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Garlic Woes

Publisher Tracy Patterson with her dog sitting in the desert resting up from a hike

Tracy Patterson

While reading the article “Meatless Makeover,” on page 32, I started thinking about some of the food sensitivities I have. When it comes to food, I have always tried listening to what my body wants, or needs, as the case may be. I’ve found that even when something is deemed to be good for me, it doesn’t necessarily mean a green light to load up.

My favorite example is garlic. I knew many years ago that garlic was “good for me,” so I started adding raw garlic to my daily salad. This went on for a little while, and I suddenly started getting blisters on the roof of my mouth. It took a bit of experimenting, but I eventually discovered that it was the raw garlic causing this painful condition! I stopped eating it, and my blisters disappeared. At that point, I wasn’t too distraught because I was still able to eat cooked garlic; so it was full steam ahead, using garlic in any dish that warranted this tasty Allium.

Fast track a number of years, and low and behold I started developing blisters again after eating some cooked dishes. I also felt off, had a bad stomach, and generally felt yucky. Of course, the first thing that popped into my mind was the garlic. However, I didn’t want to stop using it completely, so I tried a number of options that people offered as a solution to my problem—buy local and/or organic, remove the root, grow your own. Unfortunately, the blisters and gastrointestinal issues continued, so I had to ease off on the garlic. I found that if I had it once in a while, I could endure, but too many days in a row and the flare-ups began.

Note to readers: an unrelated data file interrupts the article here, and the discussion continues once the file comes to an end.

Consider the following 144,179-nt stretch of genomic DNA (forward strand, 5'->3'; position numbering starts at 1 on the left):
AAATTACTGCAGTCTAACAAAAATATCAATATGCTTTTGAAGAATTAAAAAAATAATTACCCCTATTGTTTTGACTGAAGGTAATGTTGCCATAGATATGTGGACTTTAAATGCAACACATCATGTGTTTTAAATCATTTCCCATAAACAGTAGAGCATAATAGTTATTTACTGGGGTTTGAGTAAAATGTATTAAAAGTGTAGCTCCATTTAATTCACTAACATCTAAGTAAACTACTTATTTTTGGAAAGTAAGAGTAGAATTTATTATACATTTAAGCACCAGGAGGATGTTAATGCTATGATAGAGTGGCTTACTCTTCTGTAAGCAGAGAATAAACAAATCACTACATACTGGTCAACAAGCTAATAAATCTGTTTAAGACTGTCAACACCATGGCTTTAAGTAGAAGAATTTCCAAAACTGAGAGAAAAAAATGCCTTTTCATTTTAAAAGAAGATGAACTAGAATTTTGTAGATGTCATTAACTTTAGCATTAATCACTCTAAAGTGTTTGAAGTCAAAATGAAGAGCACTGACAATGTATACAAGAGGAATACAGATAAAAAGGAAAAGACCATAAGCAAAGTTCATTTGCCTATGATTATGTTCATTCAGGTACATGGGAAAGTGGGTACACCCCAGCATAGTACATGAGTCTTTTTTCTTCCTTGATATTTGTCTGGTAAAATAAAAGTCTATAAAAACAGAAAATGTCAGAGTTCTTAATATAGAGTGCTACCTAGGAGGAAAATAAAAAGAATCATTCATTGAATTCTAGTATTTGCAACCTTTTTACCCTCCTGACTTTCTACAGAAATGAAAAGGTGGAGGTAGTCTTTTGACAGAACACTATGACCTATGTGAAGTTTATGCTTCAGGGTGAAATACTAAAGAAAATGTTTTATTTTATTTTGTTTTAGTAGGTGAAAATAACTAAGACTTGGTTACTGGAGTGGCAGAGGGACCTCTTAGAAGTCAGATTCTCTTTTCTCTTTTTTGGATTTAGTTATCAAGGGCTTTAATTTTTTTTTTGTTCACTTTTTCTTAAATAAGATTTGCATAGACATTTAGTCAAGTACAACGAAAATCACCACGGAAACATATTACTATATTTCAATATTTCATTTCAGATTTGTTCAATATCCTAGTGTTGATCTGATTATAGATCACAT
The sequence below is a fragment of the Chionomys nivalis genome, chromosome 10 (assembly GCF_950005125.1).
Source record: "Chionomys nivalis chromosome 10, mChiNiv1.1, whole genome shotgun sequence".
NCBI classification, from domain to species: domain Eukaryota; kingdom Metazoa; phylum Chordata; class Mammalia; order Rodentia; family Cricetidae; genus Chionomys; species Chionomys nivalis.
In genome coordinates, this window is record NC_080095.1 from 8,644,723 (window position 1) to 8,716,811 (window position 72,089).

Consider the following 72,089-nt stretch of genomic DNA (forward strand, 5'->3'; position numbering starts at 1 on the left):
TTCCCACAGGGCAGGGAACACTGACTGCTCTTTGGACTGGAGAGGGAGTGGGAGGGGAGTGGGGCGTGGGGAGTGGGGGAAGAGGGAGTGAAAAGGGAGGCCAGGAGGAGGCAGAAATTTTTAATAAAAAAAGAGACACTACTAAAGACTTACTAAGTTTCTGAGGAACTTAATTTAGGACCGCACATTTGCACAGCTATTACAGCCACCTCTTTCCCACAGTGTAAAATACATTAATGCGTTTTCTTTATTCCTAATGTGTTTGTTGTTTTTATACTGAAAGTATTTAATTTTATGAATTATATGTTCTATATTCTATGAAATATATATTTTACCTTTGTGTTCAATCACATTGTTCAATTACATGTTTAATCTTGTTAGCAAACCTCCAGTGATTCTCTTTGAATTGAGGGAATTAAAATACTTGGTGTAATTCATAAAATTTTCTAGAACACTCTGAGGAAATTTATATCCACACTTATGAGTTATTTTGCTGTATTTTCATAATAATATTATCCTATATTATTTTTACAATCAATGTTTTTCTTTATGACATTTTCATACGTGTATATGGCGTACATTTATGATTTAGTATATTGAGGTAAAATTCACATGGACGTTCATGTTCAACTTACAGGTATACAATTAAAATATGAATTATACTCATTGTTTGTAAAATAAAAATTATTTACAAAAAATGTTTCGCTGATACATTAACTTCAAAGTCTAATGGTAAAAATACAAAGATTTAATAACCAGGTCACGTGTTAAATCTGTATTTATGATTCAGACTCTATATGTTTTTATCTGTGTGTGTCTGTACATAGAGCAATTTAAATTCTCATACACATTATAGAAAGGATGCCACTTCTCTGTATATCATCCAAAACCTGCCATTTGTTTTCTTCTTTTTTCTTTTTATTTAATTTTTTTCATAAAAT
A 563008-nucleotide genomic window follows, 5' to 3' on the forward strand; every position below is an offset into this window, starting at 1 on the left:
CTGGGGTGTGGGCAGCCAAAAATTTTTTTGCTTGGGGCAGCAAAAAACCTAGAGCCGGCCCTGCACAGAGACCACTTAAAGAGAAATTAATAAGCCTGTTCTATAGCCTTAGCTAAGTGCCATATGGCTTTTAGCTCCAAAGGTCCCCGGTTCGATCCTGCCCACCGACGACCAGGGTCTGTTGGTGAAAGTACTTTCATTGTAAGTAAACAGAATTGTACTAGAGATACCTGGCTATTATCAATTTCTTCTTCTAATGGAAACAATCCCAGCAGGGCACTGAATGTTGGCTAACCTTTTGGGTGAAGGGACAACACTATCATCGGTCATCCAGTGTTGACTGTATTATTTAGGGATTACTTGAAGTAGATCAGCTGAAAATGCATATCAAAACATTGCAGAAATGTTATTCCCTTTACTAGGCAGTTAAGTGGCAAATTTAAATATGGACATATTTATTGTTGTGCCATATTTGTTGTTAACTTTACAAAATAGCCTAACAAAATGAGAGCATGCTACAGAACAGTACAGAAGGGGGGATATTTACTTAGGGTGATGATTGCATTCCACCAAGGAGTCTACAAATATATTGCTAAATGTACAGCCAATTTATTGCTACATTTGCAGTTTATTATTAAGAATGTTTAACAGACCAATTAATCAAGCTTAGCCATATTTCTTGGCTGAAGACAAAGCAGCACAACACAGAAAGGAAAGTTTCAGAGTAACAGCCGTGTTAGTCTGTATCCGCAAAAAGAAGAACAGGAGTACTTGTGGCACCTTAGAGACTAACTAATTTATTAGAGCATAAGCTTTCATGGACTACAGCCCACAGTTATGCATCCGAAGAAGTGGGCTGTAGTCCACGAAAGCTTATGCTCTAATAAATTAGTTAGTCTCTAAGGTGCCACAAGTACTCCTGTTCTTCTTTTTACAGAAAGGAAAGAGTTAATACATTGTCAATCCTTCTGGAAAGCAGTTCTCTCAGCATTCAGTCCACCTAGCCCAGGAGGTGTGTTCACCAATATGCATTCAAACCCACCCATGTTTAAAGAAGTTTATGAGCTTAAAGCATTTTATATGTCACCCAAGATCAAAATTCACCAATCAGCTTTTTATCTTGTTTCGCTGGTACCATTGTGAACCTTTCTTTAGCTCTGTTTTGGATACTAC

It has now reached a point where I can’t handle garlic at all, except once in a long while. I don’t use it in cooking, except a little organic garlic powder, which hasn’t bothered me, but apparently has zero health benefits and, of course, doesn’t have the wonderful flavor of fresh garlic. It’s particularly problematic at restaurants; try ordering an entrée that doesn’t have garlic—even salad dressing has it!

Some people actually don’t believe me when I explain my situation. “How can you possibly be sensitive to garlic; it’s so good for you?!” My answer? “I’ve learned just because things are deemed good for people in general, doesn’t mean they’re good for me as an individual.” Others feel sorry for me when I tell them I can’t have garlic. However, I’ve found that there are so many other wonderful spices and herbs that I don’t even miss garlic anymore, and I’m grateful that I’ve had the chance to expand my horizons.


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